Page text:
Tuesday, June 09, 2015

When characters start calling you

by Rick Blechta

It’s been enjoyable reading my blog-mates’ varied thoughts on the subject of characters. Let’s face it, characters are the most important aspect of writing fiction in most writers’ opinion. You can be telling the greatest tale in the world, but without a good character or two to inhabit it, your magnum opus will fall flat on its butt.

On the subject of characters, I’ve been having the most curious experience the past few weeks.

I’m finishing up a novella. My two characters, Pratt and Ellis, are developing nicely in this, their third appearance. I have a very clear idea of who they are, and this time out, I’m focusing on revealing their personalities more (within the framework of the “Rapid Reads Novella Mandate”).

The strange thing is my new series’ characters (one in particular) keep trying to talk to me. I’d tell her to bug off and wait her turn, but I’m worried she’ll be insulted (she can be a bit on the touchy side), stomp off and refuse to talk to me when I get back to work on the story in which she’s appearing. These intrusions have happened repeatedly, too.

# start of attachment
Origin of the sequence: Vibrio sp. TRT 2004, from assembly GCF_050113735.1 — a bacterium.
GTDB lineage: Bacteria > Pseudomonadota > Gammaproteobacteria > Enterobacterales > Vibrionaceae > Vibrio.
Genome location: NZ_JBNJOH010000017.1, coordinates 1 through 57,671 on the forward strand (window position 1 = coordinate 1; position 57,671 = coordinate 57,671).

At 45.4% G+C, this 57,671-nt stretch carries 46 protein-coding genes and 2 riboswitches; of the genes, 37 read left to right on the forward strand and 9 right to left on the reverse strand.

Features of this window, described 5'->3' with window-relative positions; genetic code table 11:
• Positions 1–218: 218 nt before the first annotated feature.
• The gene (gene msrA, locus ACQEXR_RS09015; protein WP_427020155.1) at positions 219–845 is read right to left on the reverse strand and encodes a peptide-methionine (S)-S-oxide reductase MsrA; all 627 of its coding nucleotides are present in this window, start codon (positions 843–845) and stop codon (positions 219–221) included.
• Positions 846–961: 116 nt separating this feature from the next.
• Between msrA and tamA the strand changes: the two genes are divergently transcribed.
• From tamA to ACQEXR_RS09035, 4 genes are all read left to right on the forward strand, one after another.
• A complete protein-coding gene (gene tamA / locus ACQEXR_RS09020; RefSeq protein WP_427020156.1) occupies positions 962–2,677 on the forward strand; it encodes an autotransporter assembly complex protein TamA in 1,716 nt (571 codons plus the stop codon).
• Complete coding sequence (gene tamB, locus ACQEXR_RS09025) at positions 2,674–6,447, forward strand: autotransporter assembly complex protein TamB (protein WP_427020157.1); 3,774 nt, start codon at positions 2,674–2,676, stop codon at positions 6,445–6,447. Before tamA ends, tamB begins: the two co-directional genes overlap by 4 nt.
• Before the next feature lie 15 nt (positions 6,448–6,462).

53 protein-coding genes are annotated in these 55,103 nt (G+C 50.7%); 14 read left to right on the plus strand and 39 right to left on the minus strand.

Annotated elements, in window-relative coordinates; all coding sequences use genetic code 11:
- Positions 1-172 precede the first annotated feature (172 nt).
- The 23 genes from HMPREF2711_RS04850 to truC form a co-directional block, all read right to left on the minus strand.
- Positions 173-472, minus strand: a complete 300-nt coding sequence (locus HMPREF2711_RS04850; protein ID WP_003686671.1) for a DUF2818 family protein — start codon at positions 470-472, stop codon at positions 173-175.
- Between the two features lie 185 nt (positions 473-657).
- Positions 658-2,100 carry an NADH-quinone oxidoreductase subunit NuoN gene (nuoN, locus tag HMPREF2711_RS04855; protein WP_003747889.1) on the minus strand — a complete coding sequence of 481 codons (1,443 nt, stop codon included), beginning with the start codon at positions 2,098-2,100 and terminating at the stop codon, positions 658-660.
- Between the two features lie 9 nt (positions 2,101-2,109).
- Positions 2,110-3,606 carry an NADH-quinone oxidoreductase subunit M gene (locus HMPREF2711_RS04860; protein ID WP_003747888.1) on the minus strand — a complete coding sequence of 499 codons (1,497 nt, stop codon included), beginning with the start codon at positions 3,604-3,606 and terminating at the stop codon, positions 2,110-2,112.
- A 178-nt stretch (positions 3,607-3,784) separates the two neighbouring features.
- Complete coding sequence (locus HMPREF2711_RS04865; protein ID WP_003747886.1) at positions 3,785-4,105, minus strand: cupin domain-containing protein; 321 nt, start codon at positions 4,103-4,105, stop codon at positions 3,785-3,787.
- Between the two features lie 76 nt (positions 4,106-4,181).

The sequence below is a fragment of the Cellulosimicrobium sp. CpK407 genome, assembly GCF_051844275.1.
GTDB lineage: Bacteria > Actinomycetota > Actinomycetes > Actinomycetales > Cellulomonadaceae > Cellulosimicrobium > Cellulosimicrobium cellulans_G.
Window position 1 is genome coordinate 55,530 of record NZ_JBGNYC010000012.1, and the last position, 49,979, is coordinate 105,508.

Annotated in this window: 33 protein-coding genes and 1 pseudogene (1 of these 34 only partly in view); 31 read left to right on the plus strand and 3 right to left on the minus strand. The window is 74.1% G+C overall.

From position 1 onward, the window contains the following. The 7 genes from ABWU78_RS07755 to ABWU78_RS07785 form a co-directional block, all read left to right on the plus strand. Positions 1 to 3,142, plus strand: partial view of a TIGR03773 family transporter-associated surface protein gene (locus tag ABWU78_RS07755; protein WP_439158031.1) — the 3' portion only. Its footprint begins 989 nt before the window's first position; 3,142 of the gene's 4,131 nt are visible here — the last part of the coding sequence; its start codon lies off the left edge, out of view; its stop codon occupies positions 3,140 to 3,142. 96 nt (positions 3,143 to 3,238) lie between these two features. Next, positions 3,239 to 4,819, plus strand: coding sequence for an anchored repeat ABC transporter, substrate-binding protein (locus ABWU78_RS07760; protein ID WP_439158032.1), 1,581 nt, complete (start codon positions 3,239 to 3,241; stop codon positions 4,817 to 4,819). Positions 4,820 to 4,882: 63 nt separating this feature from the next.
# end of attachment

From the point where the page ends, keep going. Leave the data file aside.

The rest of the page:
For instance, last night I was working on a very critical chapter in the novella when she butted in, dragged in the other main character in her story too, and they started to tell me about her critical chapter which occurs near the beginning of the narrative. It was great stuff, too, so I dragged out my journal (where I keep notes) and started copying their words as quickly as I could.

Howls of protest went up about the intrusion from my novella’s protagonists, as well as a character who was in severe jeopardy at the time. I mean, how can you just up and leave when someone might very well lose his life?

Such is the schizoid existence of a fiction writer.

And now back to the chattering classes before I piss off someone else…

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